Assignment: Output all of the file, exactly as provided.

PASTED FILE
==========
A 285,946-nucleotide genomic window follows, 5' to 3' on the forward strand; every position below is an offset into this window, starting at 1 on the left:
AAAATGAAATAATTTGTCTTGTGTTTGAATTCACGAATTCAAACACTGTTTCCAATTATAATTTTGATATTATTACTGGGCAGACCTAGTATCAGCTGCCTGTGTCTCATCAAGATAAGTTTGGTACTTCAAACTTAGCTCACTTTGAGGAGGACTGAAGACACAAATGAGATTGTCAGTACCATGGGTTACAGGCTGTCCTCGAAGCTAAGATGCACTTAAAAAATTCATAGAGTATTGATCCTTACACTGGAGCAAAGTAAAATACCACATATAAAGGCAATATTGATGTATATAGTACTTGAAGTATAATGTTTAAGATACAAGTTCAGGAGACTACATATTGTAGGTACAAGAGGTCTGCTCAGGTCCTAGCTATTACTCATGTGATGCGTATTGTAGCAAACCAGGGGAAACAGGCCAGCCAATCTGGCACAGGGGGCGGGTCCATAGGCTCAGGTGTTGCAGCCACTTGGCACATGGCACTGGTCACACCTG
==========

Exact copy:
A 285,946-nucleotide genomic window follows, 5' to 3' on the forward strand; every position below is an offset into this window, starting at 1 on the left:
AAAATGAAATAATTTGTCTTGTGTTTGAATTCACGAATTCAAACACTGTTTCCAATTATAATTTTGATATTATTACTGGGCAGACCTAGTATCAGCTGCCTGTGTCTCATCAAGATAAGTTTGGTACTTCAAACTTAGCTCACTTTGAGGAGGACTGAAGACACAAATGAGATTGTCAGTACCATGGGTTACAGGCTGTCCTCGAAGCTAAGATGCACTTAAAAAATTCATAGAGTATTGATCCTTACACTGGAGCAAAGTAAAATACCACATATAAAGGCAATATTGATGTATATAGTACTTGAAGTATAATGTTTAAGATACAAGTTCAGGAGACTACATATTGTAGGTACAAGAGGTCTGCTCAGGTCCTAGCTATTACTCATGTGATGCGTATTGTAGCAAACCAGGGGAAACAGGCCAGCCAATCTGGCACAGGGGGCGGGTCCATAGGCTCAGGTGTTGCAGCCACTTGGCACATGGCACTGGTCACACCTG